In short, Tanzania has become very overland and tourist unfriendly, prices and fees to enter National parks have become insane. Campsite are overpriced with nothing to offer. Roads inside the parks are horrendous and not maintained. (where is all this money spend!!!) Ngorongoro Crater is beautiful but at time you will compete more with game vehicles than wildlife. (Just 50 lions in the crater and 10 cheetahs) and at an additional cost of 295USD per vehicle not worth it in my book. The road to Lake Natron now has 3 road blocks (set up by locals) and the cost is 75USD to the lake plus 20USD if your car has a foreign number plate!

Go and visit Botswana, South Africa or Namibia as the wild life experience is much better than in Tanzania and a lot more affordable. Finally, if you really must, visit Kenya which is around 40% cheaper than Tanzania. But you still have the Apartheid issue if you happen to come from outside the East African Countries and pay up to 10 times more. This now appears to snow ball to other countries!



At our Campsite at 2000 Meters it was pouring rain last night when we arrived and we had to use 4WD to get there. Today we woke up to brilliant sunshine and a clear sky. The landscape changed and once we crossed the border into Tanzania so did the scenery to coffee, banana, tobacco and rubber plantations. Our first stop Mbeya (we needed an ATM to get Tanzanian shillings and we were desperate for fuel) was through a scenic tropical landscape driving at altitudes of up to 2400 meters. We drove past Mount Rungwe, a dormant volcano, which towers 2960 meters above Tukuyu. It only took 10 minutes to get to the first police block, after which we came across a total of 17 for the day! From Mbeya, we followed the Tanzam Highway or as it is also known “THE HELL RUN”. Buses and trucks which over took us must have been doing 140km per hour, while I was struggling at 60-70 km per hour at the maximum.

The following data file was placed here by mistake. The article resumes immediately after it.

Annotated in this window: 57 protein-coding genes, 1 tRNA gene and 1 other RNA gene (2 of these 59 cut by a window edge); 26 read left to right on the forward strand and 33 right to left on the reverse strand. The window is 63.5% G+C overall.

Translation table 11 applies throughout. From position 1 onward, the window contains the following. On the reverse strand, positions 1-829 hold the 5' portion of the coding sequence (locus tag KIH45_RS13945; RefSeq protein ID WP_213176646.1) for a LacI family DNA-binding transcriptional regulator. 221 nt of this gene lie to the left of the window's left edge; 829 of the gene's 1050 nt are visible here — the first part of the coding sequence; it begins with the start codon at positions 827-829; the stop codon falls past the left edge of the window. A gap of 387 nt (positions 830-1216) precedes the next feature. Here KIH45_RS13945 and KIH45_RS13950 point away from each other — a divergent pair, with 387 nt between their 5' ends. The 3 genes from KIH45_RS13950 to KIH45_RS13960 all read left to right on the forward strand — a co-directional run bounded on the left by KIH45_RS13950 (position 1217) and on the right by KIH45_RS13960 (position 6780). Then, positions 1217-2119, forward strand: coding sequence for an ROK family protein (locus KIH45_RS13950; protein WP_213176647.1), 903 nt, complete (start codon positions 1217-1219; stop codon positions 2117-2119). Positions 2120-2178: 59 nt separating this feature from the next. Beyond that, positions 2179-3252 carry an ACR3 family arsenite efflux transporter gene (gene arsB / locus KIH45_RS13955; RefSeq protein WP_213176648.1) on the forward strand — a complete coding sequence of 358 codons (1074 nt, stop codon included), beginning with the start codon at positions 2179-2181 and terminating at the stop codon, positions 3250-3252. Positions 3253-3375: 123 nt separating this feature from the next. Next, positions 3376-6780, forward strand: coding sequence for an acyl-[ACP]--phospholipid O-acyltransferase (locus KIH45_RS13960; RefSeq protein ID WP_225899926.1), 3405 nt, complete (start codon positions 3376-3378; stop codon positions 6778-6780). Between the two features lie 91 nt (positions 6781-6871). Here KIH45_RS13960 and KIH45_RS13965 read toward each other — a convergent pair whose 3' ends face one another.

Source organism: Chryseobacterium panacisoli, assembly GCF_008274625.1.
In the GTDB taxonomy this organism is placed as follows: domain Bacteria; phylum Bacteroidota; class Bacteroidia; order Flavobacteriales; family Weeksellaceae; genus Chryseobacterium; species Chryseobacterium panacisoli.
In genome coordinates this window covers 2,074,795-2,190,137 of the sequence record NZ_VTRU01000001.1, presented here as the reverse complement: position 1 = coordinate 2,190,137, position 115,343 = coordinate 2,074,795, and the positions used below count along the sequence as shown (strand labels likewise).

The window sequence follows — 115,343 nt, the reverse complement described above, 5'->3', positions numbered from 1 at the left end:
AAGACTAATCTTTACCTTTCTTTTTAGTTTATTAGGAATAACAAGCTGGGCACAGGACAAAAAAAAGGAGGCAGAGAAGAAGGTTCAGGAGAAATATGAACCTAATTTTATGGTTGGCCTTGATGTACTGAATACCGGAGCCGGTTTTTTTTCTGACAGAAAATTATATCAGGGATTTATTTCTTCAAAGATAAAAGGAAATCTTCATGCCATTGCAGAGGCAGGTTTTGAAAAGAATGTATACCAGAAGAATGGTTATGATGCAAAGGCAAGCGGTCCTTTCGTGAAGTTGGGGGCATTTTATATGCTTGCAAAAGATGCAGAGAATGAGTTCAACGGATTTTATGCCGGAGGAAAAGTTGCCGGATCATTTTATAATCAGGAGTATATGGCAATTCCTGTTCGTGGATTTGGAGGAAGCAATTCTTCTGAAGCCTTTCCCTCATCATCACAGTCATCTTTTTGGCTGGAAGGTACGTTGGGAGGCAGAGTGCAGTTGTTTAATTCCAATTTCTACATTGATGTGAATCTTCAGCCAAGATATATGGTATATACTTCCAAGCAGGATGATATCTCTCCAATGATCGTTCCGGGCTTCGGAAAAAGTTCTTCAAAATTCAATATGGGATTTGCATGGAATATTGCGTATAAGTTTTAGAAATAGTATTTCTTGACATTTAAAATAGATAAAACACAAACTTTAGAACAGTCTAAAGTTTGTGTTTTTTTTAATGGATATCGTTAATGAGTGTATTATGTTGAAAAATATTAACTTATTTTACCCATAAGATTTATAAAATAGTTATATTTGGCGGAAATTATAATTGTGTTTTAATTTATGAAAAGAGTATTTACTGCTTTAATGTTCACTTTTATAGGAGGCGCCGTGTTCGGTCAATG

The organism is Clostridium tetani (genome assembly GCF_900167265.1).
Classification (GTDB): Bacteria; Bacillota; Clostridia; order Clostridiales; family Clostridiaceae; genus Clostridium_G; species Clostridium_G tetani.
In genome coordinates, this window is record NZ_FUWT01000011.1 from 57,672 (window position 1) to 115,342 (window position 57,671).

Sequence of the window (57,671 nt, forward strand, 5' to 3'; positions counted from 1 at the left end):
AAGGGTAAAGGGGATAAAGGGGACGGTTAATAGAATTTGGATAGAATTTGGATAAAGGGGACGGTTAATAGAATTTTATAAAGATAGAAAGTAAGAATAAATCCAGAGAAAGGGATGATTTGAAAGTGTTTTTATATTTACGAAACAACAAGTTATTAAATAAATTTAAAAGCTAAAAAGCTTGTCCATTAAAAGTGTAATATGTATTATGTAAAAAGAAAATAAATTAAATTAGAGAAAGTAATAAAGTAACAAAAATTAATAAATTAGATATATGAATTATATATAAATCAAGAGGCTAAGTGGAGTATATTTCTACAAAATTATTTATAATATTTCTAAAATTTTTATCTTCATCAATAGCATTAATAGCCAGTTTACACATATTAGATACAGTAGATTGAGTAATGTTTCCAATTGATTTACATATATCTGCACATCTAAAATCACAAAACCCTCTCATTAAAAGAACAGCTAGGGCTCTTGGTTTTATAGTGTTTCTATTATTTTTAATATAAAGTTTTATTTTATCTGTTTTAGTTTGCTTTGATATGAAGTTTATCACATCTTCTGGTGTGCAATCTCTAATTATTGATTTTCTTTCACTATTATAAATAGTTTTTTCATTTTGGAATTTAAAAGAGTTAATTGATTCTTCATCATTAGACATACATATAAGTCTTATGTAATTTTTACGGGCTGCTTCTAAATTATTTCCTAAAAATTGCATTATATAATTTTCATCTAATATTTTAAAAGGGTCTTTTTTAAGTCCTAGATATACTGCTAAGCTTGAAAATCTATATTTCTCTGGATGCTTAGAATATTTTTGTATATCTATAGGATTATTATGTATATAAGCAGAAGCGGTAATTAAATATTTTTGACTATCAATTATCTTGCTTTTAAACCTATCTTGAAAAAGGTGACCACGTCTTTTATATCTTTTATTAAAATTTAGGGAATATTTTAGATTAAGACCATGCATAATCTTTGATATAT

Despite all the police road blocks, no-one seemed to care about the traffic rules. I think that taking the bus here in Southern Tanzania would be more thrilling than bungy jumping.

The whole day we drove through some of the most beautiful country you can imagine. Most tourists to Tanzania stick to the northern Safari Route (Serengeti-Ngorongoro Crater-Arusha-Mt Kilimanjaro-Zanzibar. To us, the fewer tourists the better and the route we take gives us a much better insight into the real life in a country. We avoid the tourist set-ups like Tjapukai (Australia) or Volendam (Holland). The road surface is tarmac, but it looks like a sandy track as the tar has two-wheel tracks courtesy of the overloaded trucks. This makes driving a challenge. Road works are happening, but no one cares about the red light to stop. (In Africa it is a person with a red or green flag). Once the road is one way, a truck flashes its lights and you had better make sure you get off the road! We were warned about the driving of the truck and bus drivers, but this beats Mozambique and Zambia drivers. By 3pm we had had enough for one day and called in to the Farmhouse and put up camp. The farm grows vegetables, tobacco and flowers (exported to Holland) and they also farm cattle and sheep. The people are Tanzanians and just like everywhere else in Africa, you are made welcome in a very special way. The scenery is stunning; we travelled through Ruaha National park to Udzungwa National park, which is on the western edge of Selous Game reserve. Once you hit the main road the traffic is horrendous. Outright dangerous with busses and trucks driving out of control! There is wildlife everywhere and the monkeys play Russian roulette with cars. Ruaha is Tanzania’s second largest national Park and is named after the river that forms the only source of drinking water in the area. It has a real wilderness feel about it and there are hardly any tourists. Udzungwa has around 50000 Puku antelope, which is around 80% of the world’s antelope population. Late in the afternoon we arrived at our campsite where we met up with Alfredo and Manuela from Italy who are on the way to Mombasa to ship the car back to Italy. We explored through Mikumi National Park. For the cost of 100USD for the car and 20USD per person it was very disappointing and the wild life we saw we could see for around 10USD in South Africa. However, as they say, “If you never never go, you never never know”. We have been warned about the ridiculous prices for tourists in Tanzania so we shouldn`t complain. The villages we passed today were typical African, however since we have been travelling north from Malawi, we have noticed a more Muslim influence. In fact, today we were woken at 4am by the Morning Prayer.